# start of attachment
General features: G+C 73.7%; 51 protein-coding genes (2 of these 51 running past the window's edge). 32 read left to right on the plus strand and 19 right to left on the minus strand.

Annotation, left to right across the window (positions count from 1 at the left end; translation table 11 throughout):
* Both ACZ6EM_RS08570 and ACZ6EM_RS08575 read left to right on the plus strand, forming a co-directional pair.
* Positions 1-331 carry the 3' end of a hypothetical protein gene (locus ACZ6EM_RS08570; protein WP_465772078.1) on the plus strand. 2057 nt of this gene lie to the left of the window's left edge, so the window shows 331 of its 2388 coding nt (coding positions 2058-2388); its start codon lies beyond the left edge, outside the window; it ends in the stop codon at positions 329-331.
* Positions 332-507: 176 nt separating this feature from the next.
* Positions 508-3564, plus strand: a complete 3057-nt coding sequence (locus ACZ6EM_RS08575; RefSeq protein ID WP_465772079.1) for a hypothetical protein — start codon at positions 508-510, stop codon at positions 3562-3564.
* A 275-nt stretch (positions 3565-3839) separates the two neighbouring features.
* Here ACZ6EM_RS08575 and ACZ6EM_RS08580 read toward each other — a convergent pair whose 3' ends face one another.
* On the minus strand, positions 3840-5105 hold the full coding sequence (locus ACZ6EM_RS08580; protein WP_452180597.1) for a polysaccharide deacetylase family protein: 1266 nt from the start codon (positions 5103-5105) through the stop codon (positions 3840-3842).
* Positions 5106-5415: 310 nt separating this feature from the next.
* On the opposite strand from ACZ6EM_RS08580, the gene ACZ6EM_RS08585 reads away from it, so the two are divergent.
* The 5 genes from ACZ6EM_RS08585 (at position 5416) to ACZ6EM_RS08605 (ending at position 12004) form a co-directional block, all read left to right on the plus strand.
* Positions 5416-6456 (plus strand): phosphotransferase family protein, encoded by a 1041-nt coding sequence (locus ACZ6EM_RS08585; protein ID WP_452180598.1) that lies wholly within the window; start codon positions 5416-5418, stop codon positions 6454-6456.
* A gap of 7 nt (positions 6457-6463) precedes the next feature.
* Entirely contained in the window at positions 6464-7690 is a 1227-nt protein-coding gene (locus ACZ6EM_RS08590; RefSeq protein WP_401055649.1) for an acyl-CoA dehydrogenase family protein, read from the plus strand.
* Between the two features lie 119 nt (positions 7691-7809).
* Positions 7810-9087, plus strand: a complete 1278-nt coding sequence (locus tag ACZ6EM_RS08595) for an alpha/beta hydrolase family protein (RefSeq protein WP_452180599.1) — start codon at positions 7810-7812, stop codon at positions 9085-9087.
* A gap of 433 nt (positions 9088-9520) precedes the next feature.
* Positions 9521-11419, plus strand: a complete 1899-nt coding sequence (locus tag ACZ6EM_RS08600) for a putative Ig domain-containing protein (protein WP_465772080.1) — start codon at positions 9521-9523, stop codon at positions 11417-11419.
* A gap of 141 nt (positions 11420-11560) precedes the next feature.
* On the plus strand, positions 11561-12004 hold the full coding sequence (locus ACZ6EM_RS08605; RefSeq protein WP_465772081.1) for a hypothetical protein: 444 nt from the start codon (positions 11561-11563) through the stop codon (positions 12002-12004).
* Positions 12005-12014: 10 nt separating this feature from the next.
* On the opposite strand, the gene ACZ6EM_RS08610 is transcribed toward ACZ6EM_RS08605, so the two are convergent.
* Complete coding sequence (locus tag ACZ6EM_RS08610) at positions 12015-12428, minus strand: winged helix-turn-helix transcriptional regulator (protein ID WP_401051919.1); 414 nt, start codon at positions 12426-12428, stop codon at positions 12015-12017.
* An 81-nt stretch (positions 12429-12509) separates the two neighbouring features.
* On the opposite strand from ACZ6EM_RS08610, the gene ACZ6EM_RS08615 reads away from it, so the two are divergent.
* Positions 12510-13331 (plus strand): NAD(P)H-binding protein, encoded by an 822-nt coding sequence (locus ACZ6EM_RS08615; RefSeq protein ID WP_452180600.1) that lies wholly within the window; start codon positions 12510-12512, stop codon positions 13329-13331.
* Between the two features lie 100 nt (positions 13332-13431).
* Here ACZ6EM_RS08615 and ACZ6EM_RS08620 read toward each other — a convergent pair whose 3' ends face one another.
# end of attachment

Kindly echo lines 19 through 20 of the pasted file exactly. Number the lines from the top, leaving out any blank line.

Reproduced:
* Positions 9521-11419, plus strand: a complete 1899-nt coding sequence (locus tag ACZ6EM_RS08600) for a putative Ig domain-containing protein (protein WP_465772080.1) — start codon at positions 9521-9523, stop codon at positions 11417-11419.
* A gap of 141 nt (positions 11420-11560) precedes the next feature.